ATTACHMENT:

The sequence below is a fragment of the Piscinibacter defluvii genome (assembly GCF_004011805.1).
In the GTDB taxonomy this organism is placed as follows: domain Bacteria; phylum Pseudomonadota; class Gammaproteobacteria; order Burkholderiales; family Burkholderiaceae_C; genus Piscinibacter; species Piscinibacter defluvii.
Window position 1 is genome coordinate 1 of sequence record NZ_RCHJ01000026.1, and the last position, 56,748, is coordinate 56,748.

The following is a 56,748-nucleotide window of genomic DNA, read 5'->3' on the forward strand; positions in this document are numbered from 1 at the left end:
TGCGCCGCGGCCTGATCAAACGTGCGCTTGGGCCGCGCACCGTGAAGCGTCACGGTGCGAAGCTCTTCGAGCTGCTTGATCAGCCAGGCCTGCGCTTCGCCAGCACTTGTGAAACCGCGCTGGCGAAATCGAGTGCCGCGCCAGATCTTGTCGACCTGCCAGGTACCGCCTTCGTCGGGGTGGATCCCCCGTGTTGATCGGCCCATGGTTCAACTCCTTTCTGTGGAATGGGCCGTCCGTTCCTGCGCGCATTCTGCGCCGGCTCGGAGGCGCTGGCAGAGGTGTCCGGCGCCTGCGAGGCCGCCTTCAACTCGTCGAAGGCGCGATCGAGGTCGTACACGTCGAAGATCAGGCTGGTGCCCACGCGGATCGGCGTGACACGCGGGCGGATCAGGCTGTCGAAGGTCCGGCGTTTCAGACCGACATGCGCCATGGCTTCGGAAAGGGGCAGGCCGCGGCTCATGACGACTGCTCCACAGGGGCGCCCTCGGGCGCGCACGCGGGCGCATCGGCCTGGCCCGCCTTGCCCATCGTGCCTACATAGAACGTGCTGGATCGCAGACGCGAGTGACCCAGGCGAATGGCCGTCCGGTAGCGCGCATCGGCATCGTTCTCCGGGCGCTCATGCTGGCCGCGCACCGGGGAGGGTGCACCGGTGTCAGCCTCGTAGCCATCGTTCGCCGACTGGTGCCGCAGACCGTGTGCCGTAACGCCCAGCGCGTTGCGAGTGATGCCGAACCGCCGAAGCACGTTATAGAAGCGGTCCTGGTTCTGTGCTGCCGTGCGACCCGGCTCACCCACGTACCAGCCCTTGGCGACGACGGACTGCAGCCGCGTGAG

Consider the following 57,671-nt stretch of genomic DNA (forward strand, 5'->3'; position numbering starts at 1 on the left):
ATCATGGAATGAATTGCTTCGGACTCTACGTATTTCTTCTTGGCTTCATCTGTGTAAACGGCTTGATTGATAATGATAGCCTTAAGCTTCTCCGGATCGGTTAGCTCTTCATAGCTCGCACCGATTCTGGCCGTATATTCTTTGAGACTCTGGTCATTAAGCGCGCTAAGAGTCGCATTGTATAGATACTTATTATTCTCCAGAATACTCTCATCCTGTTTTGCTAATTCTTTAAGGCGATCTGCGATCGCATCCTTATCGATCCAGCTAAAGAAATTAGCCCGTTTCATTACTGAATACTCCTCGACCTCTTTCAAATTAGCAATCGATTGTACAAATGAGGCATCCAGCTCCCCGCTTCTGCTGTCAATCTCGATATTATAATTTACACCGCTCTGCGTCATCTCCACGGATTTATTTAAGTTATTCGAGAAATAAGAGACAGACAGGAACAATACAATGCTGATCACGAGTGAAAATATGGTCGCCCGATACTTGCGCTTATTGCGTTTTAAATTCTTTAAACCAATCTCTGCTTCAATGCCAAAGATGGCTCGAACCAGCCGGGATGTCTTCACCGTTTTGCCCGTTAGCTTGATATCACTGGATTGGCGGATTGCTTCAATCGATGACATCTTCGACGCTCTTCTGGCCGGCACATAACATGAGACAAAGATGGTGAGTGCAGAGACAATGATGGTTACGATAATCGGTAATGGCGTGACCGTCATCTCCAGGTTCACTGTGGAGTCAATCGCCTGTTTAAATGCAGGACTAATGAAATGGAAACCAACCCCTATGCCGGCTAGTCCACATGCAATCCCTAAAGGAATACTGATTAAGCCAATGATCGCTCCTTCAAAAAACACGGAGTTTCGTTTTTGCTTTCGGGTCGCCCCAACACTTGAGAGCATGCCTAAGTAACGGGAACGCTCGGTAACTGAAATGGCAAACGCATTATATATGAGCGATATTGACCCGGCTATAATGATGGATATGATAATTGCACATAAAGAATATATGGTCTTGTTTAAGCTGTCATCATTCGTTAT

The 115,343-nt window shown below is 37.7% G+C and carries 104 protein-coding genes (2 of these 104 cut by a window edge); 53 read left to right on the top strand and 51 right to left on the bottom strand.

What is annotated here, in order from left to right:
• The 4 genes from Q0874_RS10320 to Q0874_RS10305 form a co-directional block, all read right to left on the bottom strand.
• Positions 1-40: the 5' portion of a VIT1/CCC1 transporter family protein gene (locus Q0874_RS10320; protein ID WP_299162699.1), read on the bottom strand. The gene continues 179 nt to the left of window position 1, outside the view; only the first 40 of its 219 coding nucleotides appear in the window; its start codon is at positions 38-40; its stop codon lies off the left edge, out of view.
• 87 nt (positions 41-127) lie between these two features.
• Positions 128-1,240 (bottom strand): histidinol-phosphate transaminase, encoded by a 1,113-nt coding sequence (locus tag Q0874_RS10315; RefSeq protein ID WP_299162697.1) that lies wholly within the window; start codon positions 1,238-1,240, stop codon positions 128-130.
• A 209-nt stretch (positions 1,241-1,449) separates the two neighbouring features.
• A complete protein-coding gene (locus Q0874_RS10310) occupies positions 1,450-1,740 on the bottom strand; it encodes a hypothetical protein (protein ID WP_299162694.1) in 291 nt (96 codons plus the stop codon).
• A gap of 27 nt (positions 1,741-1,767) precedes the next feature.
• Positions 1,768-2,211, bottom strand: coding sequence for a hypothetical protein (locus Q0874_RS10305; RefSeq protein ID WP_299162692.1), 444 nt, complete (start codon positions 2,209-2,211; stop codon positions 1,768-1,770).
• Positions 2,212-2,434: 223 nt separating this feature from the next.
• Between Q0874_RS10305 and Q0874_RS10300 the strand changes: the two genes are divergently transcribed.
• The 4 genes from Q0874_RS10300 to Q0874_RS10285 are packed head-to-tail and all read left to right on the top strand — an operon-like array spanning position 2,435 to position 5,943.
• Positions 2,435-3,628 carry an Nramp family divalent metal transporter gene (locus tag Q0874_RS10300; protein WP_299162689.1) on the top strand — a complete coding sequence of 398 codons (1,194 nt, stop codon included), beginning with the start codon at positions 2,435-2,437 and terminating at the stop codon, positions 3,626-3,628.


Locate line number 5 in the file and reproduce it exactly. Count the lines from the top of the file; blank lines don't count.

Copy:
TGCGCCGCGGCCTGATCAAACGTGCGCTTGGGCCGCGCACCGTGAAGCGTCACGGTGCGAAGCTCTTCGAGCTGCTTGATCAGCCAGGCCTGCGCTTCGCCAGCACTTGTGAAACCGCGCTGGCGAAATCGAGTGCCGCGCCAGATCTTGTCGACCTGCCAGGTACCGCCTTCGTCGGGGTGGATCCCCCGTGTTGATCGGCCCATGGTTCAACTCCTTTCTGTGGAATGGGCCGTCCGTTCCTGCGCGCATTCTGCGCCGGCTCGGAGGCGCTGGCAGAGGTGTCCGGCGCCTGCGAGGCCGCCTTCAACTCGTCGAAGGCGCGATCGAGGTCGTACACGTCGAAGATCAGGCTGGTGCCCACGCGGATCGGCGTGACACGCGGGCGGATCAGGCTGTCGAAGGTCCGGCGTTTCAGACCGACATGCGCCATGGCTTCGGAAAGGGGCAGGCCGCGGCTCATGACGACTGCTCCACAGGGGCGCCCTCGGGCGCGCACGCGGGCGCATCGGCCTGGCCCGCCTTGCCCATCGTGCCTACATAGAACGTGCTGGATCGCAGACGCGAGTGACCCAGGCGAATGGCCGTCCGGTAGCGCGCATCGGCATCGTTCTCCGGGCGCTCATGCTGGCCGCGCACCGGGGAGGGTGCACCGGTGTCAGCCTCGTAGCCATCGTTCGCCGACTGGTGCCGCAGACCGTGTGCCGTAACGCCCAGCGCGTTGCGAGTGATGCCGAACCGCCGAAGCACGTTATAGAAGCGGTCCTGGTTCTGTGCTGCCGTGCGACCCGGCTCACCCACGTACCAGCCCTTGGCGACGACGGACTGCAGCCGCGTGAG